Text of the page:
Last Updated: Apr 2012
Biofuels are currently in a developmental phase. For shipping, the International Maritime Organization (IMO) notes that not all biofuels have a carbon dioxide (CO2) reduction benefit. The benefit will also depend on whether the complete fuel cycle is taken into account (producing the fuel) rather than just combustion. So-called second-generation fuels are regarded as being more sustainable over the long term. The focus so far in 2011 has been on the benefits of algae as a sustainable biofuel.
The combustion characteristics of biofuels and the emissions produced depend on the type of biofuel. Some biofuel companies have claimed substantial CO2 reductions. The IMO warns that some tests have led to increased nitrogen oxides (NOx) emissions by 7-10%, although it expected that this could be reduced with optimised engine configurations. There are also technical issues for the storage of fuel on vessels, and modifications to allow the fuel to be burnt in the engine.
LNG offers substantial potential emissions benefits. It contains no sulphur, so sulphur oxides (SOx) emissions would be eliminated. NOx emissions are reduced by around 90% due to the high temperatures in combustion. CO2 emissions are also reduced, although methane emissions are higher, so the overall greenhouse gas (GHG) benefit is equivalent to a 15% reduction, according to IMO figures.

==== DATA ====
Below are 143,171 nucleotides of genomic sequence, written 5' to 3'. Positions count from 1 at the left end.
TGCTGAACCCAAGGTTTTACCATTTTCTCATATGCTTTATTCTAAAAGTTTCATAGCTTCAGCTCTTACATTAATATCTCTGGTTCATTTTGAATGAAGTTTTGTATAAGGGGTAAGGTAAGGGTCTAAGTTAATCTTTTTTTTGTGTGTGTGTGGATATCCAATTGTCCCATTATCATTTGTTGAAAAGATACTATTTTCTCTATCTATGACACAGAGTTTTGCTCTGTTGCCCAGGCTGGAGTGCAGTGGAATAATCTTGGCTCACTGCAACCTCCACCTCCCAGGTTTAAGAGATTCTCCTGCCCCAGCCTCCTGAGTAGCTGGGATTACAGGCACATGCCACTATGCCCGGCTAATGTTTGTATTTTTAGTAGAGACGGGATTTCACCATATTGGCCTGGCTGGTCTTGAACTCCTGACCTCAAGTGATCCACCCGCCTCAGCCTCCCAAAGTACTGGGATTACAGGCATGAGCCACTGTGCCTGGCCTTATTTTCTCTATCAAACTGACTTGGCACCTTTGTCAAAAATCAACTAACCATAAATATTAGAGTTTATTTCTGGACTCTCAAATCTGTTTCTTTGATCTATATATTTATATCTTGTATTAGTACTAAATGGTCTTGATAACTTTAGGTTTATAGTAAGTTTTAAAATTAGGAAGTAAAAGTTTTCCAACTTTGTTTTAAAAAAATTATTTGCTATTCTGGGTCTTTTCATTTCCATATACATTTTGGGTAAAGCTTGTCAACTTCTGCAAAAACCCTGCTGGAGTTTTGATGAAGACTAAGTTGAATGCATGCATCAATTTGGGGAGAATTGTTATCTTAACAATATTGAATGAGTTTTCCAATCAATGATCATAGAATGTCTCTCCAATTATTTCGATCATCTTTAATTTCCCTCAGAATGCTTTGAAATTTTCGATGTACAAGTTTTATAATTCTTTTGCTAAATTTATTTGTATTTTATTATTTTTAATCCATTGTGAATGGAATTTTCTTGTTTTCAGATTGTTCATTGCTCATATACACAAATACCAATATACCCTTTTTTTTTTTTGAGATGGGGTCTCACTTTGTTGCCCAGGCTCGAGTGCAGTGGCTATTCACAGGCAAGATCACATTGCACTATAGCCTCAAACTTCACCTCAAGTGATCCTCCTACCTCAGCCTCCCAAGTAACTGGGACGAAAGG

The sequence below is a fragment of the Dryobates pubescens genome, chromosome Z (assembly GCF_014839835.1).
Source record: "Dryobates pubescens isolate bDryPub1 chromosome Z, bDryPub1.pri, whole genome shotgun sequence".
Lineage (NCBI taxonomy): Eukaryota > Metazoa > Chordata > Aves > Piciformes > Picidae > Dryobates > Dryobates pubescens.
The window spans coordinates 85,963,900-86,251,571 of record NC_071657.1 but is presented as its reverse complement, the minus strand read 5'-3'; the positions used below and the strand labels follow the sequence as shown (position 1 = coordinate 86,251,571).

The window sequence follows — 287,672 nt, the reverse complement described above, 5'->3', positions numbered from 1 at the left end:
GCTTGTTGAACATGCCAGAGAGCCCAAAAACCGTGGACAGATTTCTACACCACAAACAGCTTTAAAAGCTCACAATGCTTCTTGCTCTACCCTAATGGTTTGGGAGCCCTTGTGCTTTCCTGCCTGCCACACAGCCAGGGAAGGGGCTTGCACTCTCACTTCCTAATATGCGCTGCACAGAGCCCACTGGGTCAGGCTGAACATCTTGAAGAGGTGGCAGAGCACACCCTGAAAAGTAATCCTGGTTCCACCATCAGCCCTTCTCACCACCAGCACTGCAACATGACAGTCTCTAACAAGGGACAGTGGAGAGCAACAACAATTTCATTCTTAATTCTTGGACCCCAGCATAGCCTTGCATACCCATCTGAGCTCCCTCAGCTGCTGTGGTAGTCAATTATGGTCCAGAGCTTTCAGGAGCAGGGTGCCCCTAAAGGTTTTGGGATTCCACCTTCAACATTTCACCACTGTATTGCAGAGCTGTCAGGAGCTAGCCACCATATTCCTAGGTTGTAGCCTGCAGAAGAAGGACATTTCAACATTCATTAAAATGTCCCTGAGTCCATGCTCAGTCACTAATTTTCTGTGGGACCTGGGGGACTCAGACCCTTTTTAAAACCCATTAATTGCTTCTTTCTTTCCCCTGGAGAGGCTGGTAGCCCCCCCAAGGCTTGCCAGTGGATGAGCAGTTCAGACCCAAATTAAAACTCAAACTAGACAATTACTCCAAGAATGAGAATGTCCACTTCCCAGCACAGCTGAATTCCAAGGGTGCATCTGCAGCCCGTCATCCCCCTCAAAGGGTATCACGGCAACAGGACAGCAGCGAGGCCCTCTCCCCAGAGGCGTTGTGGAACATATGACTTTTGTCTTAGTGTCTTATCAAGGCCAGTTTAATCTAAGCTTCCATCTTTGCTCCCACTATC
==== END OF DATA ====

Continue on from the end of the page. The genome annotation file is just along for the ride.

LNG requires larger storage tanks as its volume is 1.8-times larger than diesel for the energy content. Conversion of engines to LNG is possible, but it is better suited to newbuilds. Bunkering options for LNG are currently limited, but the price is currently below that of distillate fuels. The IMO concludes that LNG propulsion might be better suited to short sea operations in coastal areas where SOx and NOx limits are particularly strict.
The International Maritime Organization (IMO) is being urged to finalise regulations for ships using liquefied natural gas (LNG) as fuel to remove uncertainties currently holding up developments. The plan is to have the regulations in place ahead of the introduction of a 0.10% sulphur limit in Emission Control Areas (ECAs) that will enter into force in 2015.